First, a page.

OKLAHOMA CITY (KFOR) – Sen. Nathan Dahm has filed legislation he says will address censorship by social media companies.
Dahm, R-Broken Arrow, said Senate Bill 1019 would fight back using fines, lawsuits and the removal of tax credits.
“The debate over Section 230 has shown that these entities are not operating as platforms for speech, but rather as publishers selectively choosing what to allow. Many of these companies even received taxpayer funds during their early stages in order to facilitate those platforms of speech,” Dahm said. “While private companies can certainly choose to allow or disallow certain content, if those companies receive special protections to act as a platform rather than as a publisher, their actions must stay consistent with the privileges they are granted.”
SB 1019 would allow the state to fine social platforms $10,000 for every instance of censorship.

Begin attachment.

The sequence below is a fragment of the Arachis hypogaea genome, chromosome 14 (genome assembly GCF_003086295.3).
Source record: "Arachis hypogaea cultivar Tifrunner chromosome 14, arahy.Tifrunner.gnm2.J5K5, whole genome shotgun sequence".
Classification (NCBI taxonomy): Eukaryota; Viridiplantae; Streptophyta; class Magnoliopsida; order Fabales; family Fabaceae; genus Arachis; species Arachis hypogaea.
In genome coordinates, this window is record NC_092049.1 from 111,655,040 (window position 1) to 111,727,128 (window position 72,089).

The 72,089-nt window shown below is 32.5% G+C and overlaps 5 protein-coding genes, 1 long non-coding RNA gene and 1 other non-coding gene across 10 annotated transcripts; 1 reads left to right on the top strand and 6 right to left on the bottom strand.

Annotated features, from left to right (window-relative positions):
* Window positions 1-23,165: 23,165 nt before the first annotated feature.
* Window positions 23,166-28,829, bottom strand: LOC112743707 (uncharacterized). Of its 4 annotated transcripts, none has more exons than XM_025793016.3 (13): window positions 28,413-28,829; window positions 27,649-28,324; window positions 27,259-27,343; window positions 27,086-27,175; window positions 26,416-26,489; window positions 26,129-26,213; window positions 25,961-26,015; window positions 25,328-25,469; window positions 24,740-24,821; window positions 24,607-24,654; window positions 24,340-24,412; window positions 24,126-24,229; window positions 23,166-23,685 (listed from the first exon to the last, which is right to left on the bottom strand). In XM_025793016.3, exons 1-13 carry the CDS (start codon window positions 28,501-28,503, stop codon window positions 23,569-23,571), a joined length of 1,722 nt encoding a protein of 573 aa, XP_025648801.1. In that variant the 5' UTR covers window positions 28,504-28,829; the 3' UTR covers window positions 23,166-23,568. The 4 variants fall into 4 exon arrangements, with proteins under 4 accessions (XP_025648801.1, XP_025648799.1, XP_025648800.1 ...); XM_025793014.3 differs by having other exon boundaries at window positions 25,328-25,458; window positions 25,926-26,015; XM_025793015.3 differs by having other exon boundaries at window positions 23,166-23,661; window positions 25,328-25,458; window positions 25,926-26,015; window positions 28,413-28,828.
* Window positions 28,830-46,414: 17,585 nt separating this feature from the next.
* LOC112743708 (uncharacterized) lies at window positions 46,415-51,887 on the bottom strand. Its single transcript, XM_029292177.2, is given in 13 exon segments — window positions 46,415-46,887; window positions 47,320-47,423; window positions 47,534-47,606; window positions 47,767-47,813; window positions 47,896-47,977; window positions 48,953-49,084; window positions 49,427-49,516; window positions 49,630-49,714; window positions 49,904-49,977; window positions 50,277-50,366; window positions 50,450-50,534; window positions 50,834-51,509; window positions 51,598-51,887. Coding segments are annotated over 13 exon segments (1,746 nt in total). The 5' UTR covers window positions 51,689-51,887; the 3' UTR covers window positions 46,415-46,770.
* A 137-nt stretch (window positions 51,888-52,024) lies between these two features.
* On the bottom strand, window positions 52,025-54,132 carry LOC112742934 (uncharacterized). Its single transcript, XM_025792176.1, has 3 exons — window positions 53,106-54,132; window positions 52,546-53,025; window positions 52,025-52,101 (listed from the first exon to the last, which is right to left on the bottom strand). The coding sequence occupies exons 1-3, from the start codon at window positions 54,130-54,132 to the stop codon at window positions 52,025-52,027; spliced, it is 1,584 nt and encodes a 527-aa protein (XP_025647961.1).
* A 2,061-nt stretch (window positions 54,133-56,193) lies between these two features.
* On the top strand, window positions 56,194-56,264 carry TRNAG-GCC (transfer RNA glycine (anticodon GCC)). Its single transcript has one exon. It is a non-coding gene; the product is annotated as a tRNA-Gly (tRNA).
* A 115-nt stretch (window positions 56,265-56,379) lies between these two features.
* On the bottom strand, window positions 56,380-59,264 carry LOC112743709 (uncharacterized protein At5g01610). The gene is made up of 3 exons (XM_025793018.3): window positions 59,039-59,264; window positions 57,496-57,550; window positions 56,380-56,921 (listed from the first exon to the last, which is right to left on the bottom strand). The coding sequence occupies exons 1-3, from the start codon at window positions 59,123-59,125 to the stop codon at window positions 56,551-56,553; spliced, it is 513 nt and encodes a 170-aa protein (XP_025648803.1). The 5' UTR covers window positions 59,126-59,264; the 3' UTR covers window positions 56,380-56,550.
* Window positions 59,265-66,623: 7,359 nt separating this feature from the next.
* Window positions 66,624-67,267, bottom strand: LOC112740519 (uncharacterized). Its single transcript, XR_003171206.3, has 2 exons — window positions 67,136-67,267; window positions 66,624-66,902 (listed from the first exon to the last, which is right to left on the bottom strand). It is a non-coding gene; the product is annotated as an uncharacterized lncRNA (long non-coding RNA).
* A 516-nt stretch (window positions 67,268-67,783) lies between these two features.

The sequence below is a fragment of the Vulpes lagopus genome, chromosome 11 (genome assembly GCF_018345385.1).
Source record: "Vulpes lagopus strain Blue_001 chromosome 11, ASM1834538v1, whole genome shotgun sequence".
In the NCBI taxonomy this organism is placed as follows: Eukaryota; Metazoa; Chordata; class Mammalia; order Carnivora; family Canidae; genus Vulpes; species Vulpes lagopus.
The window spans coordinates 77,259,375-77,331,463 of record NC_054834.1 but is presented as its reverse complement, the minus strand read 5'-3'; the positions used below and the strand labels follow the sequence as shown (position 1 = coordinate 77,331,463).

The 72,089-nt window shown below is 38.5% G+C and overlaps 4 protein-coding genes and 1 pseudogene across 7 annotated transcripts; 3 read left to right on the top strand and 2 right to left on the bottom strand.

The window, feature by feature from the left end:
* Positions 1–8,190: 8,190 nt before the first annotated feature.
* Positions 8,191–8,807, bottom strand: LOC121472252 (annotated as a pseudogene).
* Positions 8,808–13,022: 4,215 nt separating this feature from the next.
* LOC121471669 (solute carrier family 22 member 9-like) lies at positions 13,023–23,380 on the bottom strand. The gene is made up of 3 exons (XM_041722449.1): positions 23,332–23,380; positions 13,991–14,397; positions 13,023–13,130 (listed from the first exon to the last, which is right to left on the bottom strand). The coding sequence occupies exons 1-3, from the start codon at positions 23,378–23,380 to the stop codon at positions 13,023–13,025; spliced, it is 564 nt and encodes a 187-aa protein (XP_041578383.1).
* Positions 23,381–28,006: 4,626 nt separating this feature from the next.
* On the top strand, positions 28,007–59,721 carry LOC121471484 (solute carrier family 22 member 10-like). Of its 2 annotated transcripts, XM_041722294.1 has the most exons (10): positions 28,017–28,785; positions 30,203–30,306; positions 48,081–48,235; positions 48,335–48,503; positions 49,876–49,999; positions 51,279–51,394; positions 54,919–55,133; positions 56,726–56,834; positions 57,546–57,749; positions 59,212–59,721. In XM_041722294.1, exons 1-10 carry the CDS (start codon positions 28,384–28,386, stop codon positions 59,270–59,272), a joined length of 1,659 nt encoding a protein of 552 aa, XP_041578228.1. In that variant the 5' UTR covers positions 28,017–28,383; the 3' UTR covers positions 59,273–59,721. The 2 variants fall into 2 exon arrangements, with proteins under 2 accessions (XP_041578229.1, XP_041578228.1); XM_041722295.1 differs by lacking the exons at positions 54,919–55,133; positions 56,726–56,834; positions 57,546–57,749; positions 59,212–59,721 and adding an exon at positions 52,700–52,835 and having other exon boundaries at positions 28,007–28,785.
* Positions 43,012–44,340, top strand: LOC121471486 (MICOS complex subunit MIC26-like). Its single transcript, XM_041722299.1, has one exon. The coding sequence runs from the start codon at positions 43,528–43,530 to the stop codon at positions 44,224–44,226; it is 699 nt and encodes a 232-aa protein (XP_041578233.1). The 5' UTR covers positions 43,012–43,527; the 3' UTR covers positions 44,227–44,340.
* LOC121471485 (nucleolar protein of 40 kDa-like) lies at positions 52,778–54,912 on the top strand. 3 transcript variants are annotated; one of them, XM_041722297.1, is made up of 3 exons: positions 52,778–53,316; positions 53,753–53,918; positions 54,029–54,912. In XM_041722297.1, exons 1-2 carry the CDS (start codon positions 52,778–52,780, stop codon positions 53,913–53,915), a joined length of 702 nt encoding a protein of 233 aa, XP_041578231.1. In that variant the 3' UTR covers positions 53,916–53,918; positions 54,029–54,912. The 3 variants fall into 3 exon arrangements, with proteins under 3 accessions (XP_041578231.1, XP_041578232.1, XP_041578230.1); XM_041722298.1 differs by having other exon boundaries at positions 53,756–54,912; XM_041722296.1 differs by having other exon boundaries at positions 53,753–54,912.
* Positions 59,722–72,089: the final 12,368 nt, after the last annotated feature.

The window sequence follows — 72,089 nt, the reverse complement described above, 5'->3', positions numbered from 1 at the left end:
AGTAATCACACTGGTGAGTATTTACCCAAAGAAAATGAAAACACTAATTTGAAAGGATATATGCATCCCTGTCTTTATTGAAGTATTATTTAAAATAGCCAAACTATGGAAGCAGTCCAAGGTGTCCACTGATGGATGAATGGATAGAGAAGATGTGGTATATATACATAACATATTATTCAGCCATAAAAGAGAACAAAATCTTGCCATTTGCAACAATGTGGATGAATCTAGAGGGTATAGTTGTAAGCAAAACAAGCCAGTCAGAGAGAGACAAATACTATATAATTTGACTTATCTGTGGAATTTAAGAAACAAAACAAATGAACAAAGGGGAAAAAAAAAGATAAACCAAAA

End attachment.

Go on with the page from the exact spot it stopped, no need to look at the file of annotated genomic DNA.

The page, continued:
Those companies would also lose any tax credits they are receiving from the state of Oklahoma.
The bill also directs that 50% of all fines collected to be credited to the state’s general revenue fund, with 25% credited to the aggrieved party and the remaining 25% for the attorney general’s revolving fund.
“I also plan to expand the bill as it moves through the process to ensure citizens can sue the companies individually or in a class action for censorship,” Dahm said. “I hope my fellow members will join with me in approving SB 1019 and stop this assault on free speech.”